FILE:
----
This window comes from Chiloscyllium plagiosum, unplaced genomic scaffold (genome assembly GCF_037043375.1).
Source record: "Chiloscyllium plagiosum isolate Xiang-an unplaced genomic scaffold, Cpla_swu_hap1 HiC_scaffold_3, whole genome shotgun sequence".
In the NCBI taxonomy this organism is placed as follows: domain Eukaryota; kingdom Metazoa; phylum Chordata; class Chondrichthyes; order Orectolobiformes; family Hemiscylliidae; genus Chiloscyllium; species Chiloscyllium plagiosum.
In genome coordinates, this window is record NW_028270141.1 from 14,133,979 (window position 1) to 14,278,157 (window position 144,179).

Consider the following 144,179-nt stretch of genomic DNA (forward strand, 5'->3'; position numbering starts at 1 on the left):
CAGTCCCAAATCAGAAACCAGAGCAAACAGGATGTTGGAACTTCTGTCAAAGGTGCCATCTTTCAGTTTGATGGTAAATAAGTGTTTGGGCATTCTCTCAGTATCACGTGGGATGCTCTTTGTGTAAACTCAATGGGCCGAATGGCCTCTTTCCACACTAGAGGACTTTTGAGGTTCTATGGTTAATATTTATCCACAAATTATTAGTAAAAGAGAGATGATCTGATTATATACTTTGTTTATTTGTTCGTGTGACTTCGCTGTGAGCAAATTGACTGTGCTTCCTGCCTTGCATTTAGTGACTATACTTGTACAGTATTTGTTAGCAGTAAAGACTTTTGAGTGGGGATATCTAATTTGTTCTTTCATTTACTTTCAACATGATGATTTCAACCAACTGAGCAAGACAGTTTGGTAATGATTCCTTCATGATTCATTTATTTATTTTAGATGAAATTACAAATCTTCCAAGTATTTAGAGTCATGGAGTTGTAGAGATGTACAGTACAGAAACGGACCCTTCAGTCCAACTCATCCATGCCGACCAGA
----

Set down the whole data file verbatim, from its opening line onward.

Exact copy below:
This window comes from Chiloscyllium plagiosum, unplaced genomic scaffold (genome assembly GCF_037043375.1).
Source record: "Chiloscyllium plagiosum isolate Xiang-an unplaced genomic scaffold, Cpla_swu_hap1 HiC_scaffold_3, whole genome shotgun sequence".
In the NCBI taxonomy this organism is placed as follows: domain Eukaryota; kingdom Metazoa; phylum Chordata; class Chondrichthyes; order Orectolobiformes; family Hemiscylliidae; genus Chiloscyllium; species Chiloscyllium plagiosum.
In genome coordinates, this window is record NW_028270141.1 from 14,133,979 (window position 1) to 14,278,157 (window position 144,179).

Consider the following 144,179-nt stretch of genomic DNA (forward strand, 5'->3'; position numbering starts at 1 on the left):
CAGTCCCAAATCAGAAACCAGAGCAAACAGGATGTTGGAACTTCTGTCAAAGGTGCCATCTTTCAGTTTGATGGTAAATAAGTGTTTGGGCATTCTCTCAGTATCACGTGGGATGCTCTTTGTGTAAACTCAATGGGCCGAATGGCCTCTTTCCACACTAGAGGACTTTTGAGGTTCTATGGTTAATATTTATCCACAAATTATTAGTAAAAGAGAGATGATCTGATTATATACTTTGTTTATTTGTTCGTGTGACTTCGCTGTGAGCAAATTGACTGTGCTTCCTGCCTTGCATTTAGTGACTATACTTGTACAGTATTTGTTAGCAGTAAAGACTTTTGAGTGGGGATATCTAATTTGTTCTTTCATTTACTTTCAACATGATGATTTCAACCAACTGAGCAAGACAGTTTGGTAATGATTCCTTCATGATTCATTTATTTATTTTAGATGAAATTACAAATCTTCCAAGTATTTAGAGTCATGGAGTTGTAGAGATGTACAGTACAGAAACGGACCCTTCAGTCCAACTCATCCATGCCGACCAGA